26 September 2023

Song of the Sun God

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Reviewed by Robert Goodman.

By Shankari Chandran, Ultimo Press, $34.99.

Song of the Sun God is a timely re-release of Shankari Chandran’s 2017 novel chronicling the modern history of Sri Lanka. Starting in 1932 and ranging through to close to the present day, Chandran explores the history of not only those who stayed in Sri Lanka but also of those who chose to leave, driven out by the growing violence and unrest in the country.

A hint of the violence to come is embedded in the earliest scenes of the novel in which a young Rajan witnesses a Buddhist monk self-immolate on the streets of Colombo and Rajan’s future wife Nala, hears of the growing political tensions between the Sinhalese Buddhists and the Hindu Tamils. But this is also a family history and while there is rising tension in the background, Chandran moves quickly to the late 1940s and the arranged marriage between Rajan and Nala. The remainder of the book is the story of their family, and in particular of their daughter Priya and Dhara, the daughter they adopt when Nala’s cousin Mohan is killed in a massacre of Tamils. Chandran follows Priya and Dhara on their different paths – Priya to Australia with her new family and Dhara who stays in Sri Lanka to support the Tamil insurgency.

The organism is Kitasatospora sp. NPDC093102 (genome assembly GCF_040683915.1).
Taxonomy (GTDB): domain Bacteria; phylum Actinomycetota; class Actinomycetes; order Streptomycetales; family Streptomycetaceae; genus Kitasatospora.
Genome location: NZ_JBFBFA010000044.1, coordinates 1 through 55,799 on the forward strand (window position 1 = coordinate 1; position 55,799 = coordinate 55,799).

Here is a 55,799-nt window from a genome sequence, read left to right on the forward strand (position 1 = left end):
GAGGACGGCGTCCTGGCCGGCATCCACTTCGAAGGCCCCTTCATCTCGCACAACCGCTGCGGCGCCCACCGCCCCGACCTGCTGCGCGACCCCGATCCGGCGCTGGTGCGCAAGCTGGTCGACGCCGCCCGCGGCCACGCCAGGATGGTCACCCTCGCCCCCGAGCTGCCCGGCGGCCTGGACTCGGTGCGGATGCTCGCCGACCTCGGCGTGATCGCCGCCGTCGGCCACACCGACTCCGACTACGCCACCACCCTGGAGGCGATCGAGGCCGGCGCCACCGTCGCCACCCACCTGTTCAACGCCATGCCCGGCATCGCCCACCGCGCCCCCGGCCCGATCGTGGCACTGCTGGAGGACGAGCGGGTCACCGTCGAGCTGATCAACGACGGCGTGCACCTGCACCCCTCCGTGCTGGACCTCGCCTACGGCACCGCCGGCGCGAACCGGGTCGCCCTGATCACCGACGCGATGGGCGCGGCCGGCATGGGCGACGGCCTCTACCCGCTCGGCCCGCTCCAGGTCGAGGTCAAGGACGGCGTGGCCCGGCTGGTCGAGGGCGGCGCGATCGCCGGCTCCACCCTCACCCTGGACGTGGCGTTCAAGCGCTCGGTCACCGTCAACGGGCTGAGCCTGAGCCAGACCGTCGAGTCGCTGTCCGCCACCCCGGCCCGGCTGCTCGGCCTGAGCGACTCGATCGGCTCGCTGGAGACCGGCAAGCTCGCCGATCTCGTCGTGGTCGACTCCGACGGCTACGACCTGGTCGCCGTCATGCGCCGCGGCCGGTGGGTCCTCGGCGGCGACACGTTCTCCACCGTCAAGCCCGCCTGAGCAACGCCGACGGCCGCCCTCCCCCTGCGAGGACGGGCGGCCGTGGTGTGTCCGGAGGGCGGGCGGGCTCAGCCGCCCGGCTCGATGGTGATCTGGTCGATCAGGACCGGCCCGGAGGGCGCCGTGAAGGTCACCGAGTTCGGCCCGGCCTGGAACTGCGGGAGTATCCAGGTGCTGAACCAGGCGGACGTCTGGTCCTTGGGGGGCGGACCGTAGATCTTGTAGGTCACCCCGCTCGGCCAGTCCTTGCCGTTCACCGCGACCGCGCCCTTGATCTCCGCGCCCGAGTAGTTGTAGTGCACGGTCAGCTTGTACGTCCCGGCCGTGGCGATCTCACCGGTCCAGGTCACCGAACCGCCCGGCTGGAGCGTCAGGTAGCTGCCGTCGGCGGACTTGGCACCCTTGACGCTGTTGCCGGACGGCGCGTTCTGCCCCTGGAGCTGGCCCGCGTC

Chandran draws heavily on the Mahabharata as a metaphoric guide to the political and social unrest in the country. Various stories recur and are retold, given new meaning as they are held against the experience of the characters, adding a richness and depth to the text.

There is a lot of ground to cover in this book which ranges over eighty years of history and an array of characters over four generations. As a result, it can often feel like the reader is dropping in and out of vignettes of the characters’ lives. And yet through all of this Chandran manages to capture the warmth of her protagonists and their struggle to either live in or identify with a country riven by state-sponsored sectarian violence. So that rather than being a deep character study, through her mosaic of people and events, Chandran delivers a poignant and effective picture of a people and their struggle.

Over 850 more book reviews can be found on Pile by the Bed.

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